Coach Jason Hetherington chats with the Capras at training. He says his team are educated on the dangers of taking drugs in sport. Photo: Contributed.
Coach Jason Hetherington chats with the Capras at training. He says his team are educated on the dangers of taking drugs in sport. Photo: Contributed. Contributed

CQ Capras' coach Jason Hetherington opposes drugs in sport

DRUGS IN SPORT: There is no exception to the rule - every athlete should be on a level playing field.

Former rugby league international, NRL and State of Origin representative Jason Hetherington has always firmly believed there was no place for drug use of any kind in sport.

The Central Queensland Capras' coach was heartened by the Australian Crime Commission report into the use of performance enhancing drugs across several codes in Australia released earlier this week.

"I think it's something they have been working hard on even when I was playing - over the last 15 years they have been working hard to eliminate it ... the sooner they eliminate drug use from sport the better," 42-year-old Hetherington said.

Testing for performance enhancing drugs as well as recreational drug usage had become more stringent recently and technology to test more effectively would continue to develop, particularly in the light of Lance Armstrong's doping revelations, the coach added.

"I really applaud the drug agencies for upping the ante on testing and anti-doping rules, I believe there is no room for it in sport."

He remembered a few cases when he was playing top level football (1992-2002) where injured players became the exception and were cleared by medical staff to take otherwise banned substances to aid their recovery.

However, Hetherington thought there should be one rule for all.

"Allowing those exceptions to continue happening will only open a can of worms and you would get people trying to beat the system...it's not a matter of if but when you get caught - and you will especially now as it is a more high profile issue and they are testing more and more."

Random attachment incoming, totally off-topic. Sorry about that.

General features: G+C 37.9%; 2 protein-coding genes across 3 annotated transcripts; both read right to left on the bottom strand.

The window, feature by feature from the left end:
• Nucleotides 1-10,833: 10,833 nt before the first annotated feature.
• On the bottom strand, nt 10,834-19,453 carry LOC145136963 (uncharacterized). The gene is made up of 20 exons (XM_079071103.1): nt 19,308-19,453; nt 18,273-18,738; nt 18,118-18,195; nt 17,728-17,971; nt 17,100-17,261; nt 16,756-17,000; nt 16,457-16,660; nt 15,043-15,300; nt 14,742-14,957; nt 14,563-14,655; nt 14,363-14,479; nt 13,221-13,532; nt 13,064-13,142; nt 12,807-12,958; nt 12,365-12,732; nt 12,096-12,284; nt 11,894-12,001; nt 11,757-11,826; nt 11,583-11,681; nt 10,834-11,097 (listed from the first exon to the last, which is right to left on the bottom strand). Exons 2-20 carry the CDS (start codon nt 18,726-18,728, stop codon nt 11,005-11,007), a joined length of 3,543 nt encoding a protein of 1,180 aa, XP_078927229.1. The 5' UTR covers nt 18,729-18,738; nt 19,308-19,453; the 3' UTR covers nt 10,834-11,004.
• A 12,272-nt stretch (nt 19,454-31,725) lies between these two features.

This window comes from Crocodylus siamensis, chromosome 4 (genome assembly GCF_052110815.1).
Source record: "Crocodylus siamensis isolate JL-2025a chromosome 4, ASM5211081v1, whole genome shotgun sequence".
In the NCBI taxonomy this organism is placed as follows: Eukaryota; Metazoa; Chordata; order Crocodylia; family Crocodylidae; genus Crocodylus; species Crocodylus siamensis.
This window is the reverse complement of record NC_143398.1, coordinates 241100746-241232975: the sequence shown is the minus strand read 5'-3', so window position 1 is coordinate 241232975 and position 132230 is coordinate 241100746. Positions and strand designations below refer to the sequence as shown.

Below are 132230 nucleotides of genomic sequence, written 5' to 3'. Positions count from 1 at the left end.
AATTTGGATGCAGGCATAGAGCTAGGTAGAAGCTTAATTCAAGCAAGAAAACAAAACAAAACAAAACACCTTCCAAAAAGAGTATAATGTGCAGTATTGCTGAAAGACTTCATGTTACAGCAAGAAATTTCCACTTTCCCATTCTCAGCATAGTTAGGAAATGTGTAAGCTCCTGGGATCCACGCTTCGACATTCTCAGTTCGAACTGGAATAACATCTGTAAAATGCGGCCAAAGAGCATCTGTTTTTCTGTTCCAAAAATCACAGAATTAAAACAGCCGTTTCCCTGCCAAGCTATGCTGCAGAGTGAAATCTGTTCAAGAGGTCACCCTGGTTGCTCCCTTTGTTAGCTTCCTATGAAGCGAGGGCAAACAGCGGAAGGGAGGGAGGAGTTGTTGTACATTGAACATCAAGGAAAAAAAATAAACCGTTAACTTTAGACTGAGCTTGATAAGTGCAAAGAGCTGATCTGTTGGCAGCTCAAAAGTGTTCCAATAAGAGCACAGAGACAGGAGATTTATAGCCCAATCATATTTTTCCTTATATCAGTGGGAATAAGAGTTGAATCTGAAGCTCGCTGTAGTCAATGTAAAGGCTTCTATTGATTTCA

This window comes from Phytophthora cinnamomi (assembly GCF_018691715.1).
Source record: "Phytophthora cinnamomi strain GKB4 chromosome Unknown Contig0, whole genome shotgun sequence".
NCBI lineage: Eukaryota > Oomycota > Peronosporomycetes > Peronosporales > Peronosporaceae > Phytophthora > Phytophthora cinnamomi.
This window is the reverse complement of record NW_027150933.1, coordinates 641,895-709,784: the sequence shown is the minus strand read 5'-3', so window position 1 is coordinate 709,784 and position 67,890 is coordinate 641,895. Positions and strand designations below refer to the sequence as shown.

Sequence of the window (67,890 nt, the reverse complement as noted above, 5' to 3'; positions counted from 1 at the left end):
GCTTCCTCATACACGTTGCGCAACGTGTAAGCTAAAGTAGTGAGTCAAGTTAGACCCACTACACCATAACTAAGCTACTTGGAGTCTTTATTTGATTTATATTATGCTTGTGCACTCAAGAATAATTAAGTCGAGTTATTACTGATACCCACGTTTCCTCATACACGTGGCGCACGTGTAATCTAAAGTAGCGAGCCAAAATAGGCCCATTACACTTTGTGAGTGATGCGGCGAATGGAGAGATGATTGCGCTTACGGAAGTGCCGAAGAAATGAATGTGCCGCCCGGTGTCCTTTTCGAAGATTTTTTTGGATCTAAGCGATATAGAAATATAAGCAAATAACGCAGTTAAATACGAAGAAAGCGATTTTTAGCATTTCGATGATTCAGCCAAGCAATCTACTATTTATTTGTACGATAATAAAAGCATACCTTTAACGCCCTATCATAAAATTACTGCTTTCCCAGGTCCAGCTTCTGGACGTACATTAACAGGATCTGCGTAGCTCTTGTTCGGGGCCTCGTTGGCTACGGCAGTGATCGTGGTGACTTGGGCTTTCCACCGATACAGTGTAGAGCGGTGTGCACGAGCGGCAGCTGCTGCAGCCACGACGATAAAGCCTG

The Capras' coach believed drug-usage in sport was not common locally at a regional and club level.
"I think there is a higher percentage of it happening at an elite level where athletes are trying to get the edge - that's where a big percentage of it is happening," he said.

All players in the Capras squad complete a Health and Wellbeing programme where they are educated on issues surrounding taking certain substances and the repercussions.

"I'm not a pharmacist - I have never been interested in taking anything while playing nor am I now, but I believe what people take mostly is growth hormones, but I still don't really understand it.

"Players get a list pages long of everything that they cannot take or if they are for medical reasons they need to report it such as Ventolin - it's really complex and players could easily get caught out mistakenly."

Fortunately, Hetherington had never had to deal with player doping and he hoped he never had to in the future.

"I am totally anti-drugs. I always have been and players should be competing on a level playing field, hard work is as good as anything - without it wrecking your body," he said.
 



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